Saudi Arabia - The UAE’s NMC Health has announced the creation of a new national health care provider in Saudi Arabia in conjunction with Hassana Investment Company.

The move comes amid rising investment in the Kingdom’s health care sector, as the government looks to encourage the growth of private sector operators.

The new venture will combine NMC’s Saudi-based assets with those of Hassana — the investment arm of General Organization for Social Insurance (GOSI), the Kingdom’s largest pension fund — and will have a combined bed capacity of 1,489.

Hassana will transfer its 38.9 percent stake in Saudi health care provider National Medical Care Company (CARE) to the joint venture at a price of SR70 per share, NMC said in a statement yesterday.

As part of the deal, which is still subject to regulatory approval, Hassana and GOSI will acquire an undisclosed number of shares in NMC Saudi Arabia Healthcare, an NMC unit, according to a stock market announcement on Monday.

“The proposed partnership between NMC and GOSI/Hassana would offer a tremendous opportunity for both the companies to better serve the KSA health care market,” said NMC CEO Prasanth Manghat, in a statement.

“The Saudi government’s forward looking and investor friendly policies make the Kingdom one of the most attractive destinations in the region for investment in the health care sector. Moreover, Hassana’s strong commitment to the sector, particularly in the form of strategic investments, remains a vital means of attracting and developing health care expertise in the country.”

Spending on health care across the GCC is forecast to rise to $104.6 billion by 2022 from around $76.1 billion in 2017, according to Alpen Capital, with governments across the region looking to shift responsibility for health care provision to the private sector.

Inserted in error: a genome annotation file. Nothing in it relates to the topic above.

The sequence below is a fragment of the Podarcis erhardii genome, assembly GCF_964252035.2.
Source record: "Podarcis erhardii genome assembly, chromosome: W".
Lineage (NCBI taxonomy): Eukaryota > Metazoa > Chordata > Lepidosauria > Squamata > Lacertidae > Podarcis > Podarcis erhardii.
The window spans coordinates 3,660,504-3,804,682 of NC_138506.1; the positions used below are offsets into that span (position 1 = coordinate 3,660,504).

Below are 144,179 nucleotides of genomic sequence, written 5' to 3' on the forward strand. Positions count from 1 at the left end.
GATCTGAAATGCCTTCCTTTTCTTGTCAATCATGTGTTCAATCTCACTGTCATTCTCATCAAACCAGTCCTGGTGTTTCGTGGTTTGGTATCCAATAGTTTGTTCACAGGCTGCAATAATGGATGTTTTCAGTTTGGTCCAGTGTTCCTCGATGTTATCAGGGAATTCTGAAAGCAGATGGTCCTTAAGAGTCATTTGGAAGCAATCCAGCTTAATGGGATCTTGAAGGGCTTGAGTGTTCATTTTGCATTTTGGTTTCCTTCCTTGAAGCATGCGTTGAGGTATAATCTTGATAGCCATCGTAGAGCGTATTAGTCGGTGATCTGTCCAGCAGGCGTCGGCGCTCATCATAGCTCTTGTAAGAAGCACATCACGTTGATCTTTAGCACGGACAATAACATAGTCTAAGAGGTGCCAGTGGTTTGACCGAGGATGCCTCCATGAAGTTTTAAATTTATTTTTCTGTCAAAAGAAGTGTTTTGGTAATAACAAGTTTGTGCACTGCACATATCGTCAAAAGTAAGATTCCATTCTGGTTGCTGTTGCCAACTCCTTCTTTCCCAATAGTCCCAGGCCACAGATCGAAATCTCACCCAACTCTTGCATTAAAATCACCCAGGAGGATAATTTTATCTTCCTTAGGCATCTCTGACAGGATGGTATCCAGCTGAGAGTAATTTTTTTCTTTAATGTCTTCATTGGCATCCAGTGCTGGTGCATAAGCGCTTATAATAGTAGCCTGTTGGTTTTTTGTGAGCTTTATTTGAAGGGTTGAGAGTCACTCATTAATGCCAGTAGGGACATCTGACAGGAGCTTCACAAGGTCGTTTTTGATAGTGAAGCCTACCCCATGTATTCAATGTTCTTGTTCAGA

Saudi Arabia’s Ministry of Health aims to increase the private sector’s contribution of total health care spending to 35 percent by 2020.

“This deal could be a trigger for other large players, regional and multinational, to tap into the opportunity and cater the growing market,” said Alpen Executive Director Krishna Dhanak.

“An increased competition would result in improvement of overall quality of services as well as cost benefits for the consumer.

Saudi Arabia is likely to require over 7,500 new hospital beds by 2022 to keep up with population growth, according to Alpen forecasts.

“Health care in Saudi Arabia is one of the most attractive markets for strong long-term growth,” said Saad bin Abdulmohsen Al-Fadly, Hassana’s chief executive.

“The proposed JV has ambitious growth plans across different health care sub-sectors, with both partners committed to compounding returns over the long-term, whilst providing best-of-class services to patients.”

NMC’s shares, listed in London, opened up 5.4 percent on news of the deal. By contrast, shares in Care, listed on Saudi Arabia’s Tadawul, closed 4.6 percent lower.

The Abu Dhabi-based firm has expanded aggressively into Saudi Arabia in the past two years; it entered the market in 2017 with the acquisition of a 70 percent stake in a hospital in Alkhobar.

The company in September acquired a 60 percent stake in new hospital in Najran, and a second hospital in Ha’il, in deals worth a combined $40 million.

The new joint venture with Hassana will serve as NMC’s main vehicle for further expansion within the Kingdom. It will seek to take “majority, as well as minority, stakes in KSA-based health care operators (organic and inorganic investments), along with acquiring O&M contracts to manage private and government sector hospitals in the country,” NMC said yesterday.

NMC in April launched a $450 million bond to support its Saudi expansion plans and help pay off an existing $1 billion bridge facility.

The earlier bridging loan was part of the $2 billion capital structure refinancing put in place at the start of the year.

Copyright: Arab News © 2018 All rights reserved. Provided by SyndiGate Media Inc. (

Disclaimer: The content of this article is syndicated or provided to this website from an external third party provider. We are not responsible for, and do not control, such external websites, entities, applications or media publishers. The body of the text is provided on an “as is” and “as available” basis and has not been edited in any way. Neither we nor our affiliates guarantee the accuracy of or endorse the views or opinions expressed in this article. Read our full disclaimer policy here.